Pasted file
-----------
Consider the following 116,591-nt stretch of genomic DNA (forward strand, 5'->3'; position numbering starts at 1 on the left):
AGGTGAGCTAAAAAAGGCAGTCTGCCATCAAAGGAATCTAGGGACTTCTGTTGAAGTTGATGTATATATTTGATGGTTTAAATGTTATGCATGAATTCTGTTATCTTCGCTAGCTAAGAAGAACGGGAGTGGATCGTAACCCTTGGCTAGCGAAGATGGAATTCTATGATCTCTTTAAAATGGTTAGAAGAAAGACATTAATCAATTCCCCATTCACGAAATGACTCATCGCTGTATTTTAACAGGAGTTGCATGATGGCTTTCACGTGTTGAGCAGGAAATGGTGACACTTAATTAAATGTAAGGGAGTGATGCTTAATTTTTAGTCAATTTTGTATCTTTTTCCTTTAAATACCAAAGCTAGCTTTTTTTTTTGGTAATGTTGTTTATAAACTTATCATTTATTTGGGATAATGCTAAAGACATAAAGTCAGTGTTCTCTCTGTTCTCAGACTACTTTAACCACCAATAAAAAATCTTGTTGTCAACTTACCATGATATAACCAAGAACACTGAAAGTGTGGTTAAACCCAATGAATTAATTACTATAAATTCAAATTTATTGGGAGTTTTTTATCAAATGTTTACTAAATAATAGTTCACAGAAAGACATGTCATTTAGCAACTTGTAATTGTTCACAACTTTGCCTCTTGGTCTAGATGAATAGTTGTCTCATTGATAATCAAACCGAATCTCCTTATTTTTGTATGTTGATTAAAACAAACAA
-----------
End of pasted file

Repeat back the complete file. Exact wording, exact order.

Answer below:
Consider the following 116,591-nt stretch of genomic DNA (forward strand, 5'->3'; position numbering starts at 1 on the left):
AGGTGAGCTAAAAAAGGCAGTCTGCCATCAAAGGAATCTAGGGACTTCTGTTGAAGTTGATGTATATATTTGATGGTTTAAATGTTATGCATGAATTCTGTTATCTTCGCTAGCTAAGAAGAACGGGAGTGGATCGTAACCCTTGGCTAGCGAAGATGGAATTCTATGATCTCTTTAAAATGGTTAGAAGAAAGACATTAATCAATTCCCCATTCACGAAATGACTCATCGCTGTATTTTAACAGGAGTTGCATGATGGCTTTCACGTGTTGAGCAGGAAATGGTGACACTTAATTAAATGTAAGGGAGTGATGCTTAATTTTTAGTCAATTTTGTATCTTTTTCCTTTAAATACCAAAGCTAGCTTTTTTTTTTGGTAATGTTGTTTATAAACTTATCATTTATTTGGGATAATGCTAAAGACATAAAGTCAGTGTTCTCTCTGTTCTCAGACTACTTTAACCACCAATAAAAAATCTTGTTGTCAACTTACCATGATATAACCAAGAACACTGAAAGTGTGGTTAAACCCAATGAATTAATTACTATAAATTCAAATTTATTGGGAGTTTTTTATCAAATGTTTACTAAATAATAGTTCACAGAAAGACATGTCATTTAGCAACTTGTAATTGTTCACAACTTTGCCTCTTGGTCTAGATGAATAGTTGTCTCATTGATAATCAAACCGAATCTCCTTATTTTTGTATGTTGATTAAAACAAACAA